It is a tall, leafy plant that grows up to 3 feet (1 metre) tall.
The leaf can be used fresh in salads, or cooked with, or dried for storage.
In the Middle East it is mostly used in soups; in India, it is used as a side vegetable like Spinach; in the Caribbean, it is used fresh in salads.
It is sold fresh in bunches, or frozen. You can also buy it as a powder (dried, and crushed to make the powder.) You can buy it in ethic stores such as Arabic or Greek ones.
It is mucilaginous when cooked.
The Egyptians make a soup with it, called the same name — Molokhia. The soup has water, Meloukhia, a bit of onion, garlic and pepper in it, some additional spices such as dried coriander, and uses the mucilaginous qualities of the Meloukhia to thicken it.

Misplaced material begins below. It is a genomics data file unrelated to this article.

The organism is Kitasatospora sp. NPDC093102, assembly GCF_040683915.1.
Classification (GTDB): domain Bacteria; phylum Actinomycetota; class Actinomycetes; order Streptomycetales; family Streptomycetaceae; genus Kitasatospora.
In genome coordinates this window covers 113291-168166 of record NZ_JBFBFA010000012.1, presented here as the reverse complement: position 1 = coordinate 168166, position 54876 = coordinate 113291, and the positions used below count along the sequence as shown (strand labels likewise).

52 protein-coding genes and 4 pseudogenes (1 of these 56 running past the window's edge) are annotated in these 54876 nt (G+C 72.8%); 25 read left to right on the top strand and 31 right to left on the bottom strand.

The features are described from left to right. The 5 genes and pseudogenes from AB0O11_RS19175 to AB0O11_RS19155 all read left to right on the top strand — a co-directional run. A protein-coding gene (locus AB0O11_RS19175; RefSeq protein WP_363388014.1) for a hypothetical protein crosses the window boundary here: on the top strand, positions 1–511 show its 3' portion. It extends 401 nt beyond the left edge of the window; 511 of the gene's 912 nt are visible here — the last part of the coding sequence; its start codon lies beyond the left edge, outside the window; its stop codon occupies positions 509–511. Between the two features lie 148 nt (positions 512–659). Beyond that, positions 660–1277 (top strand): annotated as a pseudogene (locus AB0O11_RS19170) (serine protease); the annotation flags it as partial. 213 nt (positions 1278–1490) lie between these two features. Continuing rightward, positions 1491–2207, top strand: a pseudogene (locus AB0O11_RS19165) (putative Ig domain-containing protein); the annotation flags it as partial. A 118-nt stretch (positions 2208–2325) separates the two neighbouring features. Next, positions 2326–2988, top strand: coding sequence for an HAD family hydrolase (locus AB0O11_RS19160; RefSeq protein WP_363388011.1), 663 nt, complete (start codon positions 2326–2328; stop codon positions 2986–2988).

Spinach. But if you’re making a dish, such as soup, that might have been counting on the mucilaginous qualities of the Meloukhia to thicken it, you may wish to consider thickening the dish another way.
A Caliph of Egypt, Al-Hakim bi-‘Amr Allah ( 985 AD – 1021 AD) introduced some repressive laws against women. He forbade them from going out into public, and even forbade shoemakers to make shoes for them so that they could go out. He somehow felt that Molokhia was a sexual stimulant for women, and so forbade its consumption by both men and women.
In Arabic, called “Meloukhiya sheitaani.”